I’ve had sleepovers in three different friend’s houses now, and one at my studio. The houses I’ve stayed at in town play constant musical obsessive repetitive drips in counterpoint to their ticking analogue clocks.
Our entire small city shares the consequences of too-shallow water mains and fast-creeping frost. We are either frozen here, or dripping – the latter by decree. Idly, I wonder if we are beginning to live the consequences of climate change….
Weather forecasts predict that spring thaw – the deep thaw that will reach our pipes – is still weeks away. The arctic blast that has swung low and stayed over central Canada still snarls through woolens, through layers through mitts and toques – our shoulders are hunched at our necks, our jaws set as we continue to trudge, to shovel to scrape.
We stay inside mostly.
Made into introverts by this enduring, deep cold, we whisper in the slow slow approach of Spring, 2015.
It strikes me as I look out at all the curves of white that this winter has changed the shape of us here.
In places where two months ago I walked on level ground, there are dense mounds of tiny ice crystals waist-high, knee high, shoulder high. Rooftops end in curves, trees and traffic signs are coated in snow – the town has the look of a David Milne painting.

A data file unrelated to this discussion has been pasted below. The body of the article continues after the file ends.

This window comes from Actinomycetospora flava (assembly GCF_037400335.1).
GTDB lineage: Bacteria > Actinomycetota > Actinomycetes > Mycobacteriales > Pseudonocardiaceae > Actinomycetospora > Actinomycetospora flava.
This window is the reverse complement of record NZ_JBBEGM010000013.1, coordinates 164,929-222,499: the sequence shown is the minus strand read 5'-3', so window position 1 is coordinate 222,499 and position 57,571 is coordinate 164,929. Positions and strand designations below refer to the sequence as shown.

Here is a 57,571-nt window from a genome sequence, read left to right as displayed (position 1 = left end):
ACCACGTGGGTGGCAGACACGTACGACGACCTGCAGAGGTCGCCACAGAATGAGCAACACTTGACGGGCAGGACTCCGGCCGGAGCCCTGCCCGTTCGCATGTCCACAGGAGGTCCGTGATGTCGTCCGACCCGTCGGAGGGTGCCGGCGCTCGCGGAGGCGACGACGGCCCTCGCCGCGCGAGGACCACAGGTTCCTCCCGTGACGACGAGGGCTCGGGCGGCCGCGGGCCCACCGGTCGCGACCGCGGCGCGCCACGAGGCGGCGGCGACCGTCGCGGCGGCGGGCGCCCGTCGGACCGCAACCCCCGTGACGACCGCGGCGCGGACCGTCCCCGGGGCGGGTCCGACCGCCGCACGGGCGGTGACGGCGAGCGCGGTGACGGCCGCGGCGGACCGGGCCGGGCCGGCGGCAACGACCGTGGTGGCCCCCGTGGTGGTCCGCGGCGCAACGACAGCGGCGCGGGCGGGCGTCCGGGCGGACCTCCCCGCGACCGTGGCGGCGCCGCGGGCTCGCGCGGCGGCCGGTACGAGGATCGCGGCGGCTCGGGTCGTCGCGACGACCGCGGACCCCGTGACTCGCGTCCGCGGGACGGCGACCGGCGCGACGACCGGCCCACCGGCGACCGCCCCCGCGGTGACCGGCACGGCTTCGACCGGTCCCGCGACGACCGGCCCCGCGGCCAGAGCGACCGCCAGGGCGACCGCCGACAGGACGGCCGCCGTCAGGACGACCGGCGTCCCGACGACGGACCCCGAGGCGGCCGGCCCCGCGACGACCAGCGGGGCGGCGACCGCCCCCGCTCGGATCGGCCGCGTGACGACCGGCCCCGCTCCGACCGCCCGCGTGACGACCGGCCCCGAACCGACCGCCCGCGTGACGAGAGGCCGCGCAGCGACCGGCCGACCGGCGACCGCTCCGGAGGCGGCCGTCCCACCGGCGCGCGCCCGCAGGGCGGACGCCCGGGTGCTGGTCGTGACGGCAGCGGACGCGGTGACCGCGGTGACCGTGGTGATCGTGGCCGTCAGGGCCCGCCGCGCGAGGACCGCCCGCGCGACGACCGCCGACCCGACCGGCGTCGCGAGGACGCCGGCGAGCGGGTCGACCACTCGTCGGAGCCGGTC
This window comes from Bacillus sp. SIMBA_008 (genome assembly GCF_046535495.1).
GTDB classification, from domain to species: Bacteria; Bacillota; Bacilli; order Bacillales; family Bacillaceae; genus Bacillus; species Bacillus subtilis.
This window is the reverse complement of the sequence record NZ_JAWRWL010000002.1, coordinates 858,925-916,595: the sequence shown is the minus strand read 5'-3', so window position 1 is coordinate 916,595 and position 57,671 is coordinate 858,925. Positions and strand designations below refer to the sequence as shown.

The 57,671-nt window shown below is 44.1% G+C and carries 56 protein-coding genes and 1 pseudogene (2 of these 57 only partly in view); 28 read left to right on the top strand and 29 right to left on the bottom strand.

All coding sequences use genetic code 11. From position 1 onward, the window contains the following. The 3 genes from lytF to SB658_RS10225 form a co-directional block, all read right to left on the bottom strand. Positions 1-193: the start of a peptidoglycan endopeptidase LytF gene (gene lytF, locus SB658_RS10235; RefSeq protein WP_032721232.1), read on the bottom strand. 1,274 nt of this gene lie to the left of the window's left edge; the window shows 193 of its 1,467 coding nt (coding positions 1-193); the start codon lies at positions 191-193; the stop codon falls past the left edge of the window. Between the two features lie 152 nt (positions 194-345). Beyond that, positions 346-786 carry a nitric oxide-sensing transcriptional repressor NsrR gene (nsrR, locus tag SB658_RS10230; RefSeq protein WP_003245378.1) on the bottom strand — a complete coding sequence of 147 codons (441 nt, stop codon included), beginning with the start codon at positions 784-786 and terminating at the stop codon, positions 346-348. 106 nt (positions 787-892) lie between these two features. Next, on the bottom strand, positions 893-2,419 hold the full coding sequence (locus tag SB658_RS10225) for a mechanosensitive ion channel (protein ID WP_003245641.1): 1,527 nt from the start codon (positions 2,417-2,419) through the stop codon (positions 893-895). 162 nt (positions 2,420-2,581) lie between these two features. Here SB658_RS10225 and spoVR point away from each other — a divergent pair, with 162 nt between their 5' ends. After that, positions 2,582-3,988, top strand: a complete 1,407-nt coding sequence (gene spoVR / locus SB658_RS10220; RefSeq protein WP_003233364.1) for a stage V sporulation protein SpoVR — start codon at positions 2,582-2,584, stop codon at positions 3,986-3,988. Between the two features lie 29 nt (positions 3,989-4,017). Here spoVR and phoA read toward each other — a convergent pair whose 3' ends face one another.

What does this do for us here, in the snow belt – this fact that there is no level ground – that we now walk over, through and inside apparently infinite amounts of frozen water? Views once clear and straight are now obstructed by six-foot walls of snow. We shovel, push, blow it aside daily, but even those piles encroach now, shrinking the roads, the streets, the parking lots.
Our external topography is changed, and – this being early February, when 2 weeks of heavy snow is still to come – it will continue to change.
I can only speak for myself of course, though I suspect this could be true for many here. I think all this heavy white landscape calls us to ourselves, and to one another. It’s not an easy thing – to be cabin-fevered with your partner, yourself or with young kids who have not been to school for days and days. To be huddled around block heaters together because the oil truck couldn’t get to your house, or to spend two hours, twice a day shovelling and blowing snow just so you can get to work, to the grocery store.
If ever a time there was when creativity and ingenuity was essential, it would be this winter. In fact, Winter 2013-2014 could have a subtitle: “How we learned to become unstuck”.
bocce with frozen balls. playing and recording YouTube videos in the snow. tunnels, forts, snow fights, toboggans, skis, snowshoe yoga.
puttering on an old project or two. noticing that I’m dressing down for a Nirvana Unplugged gig. checking in with my neighbors – ‘need anything?’. trying a new thing. sniffing the wind.
…feeling my internal topography as it changes; enjoying the new curves.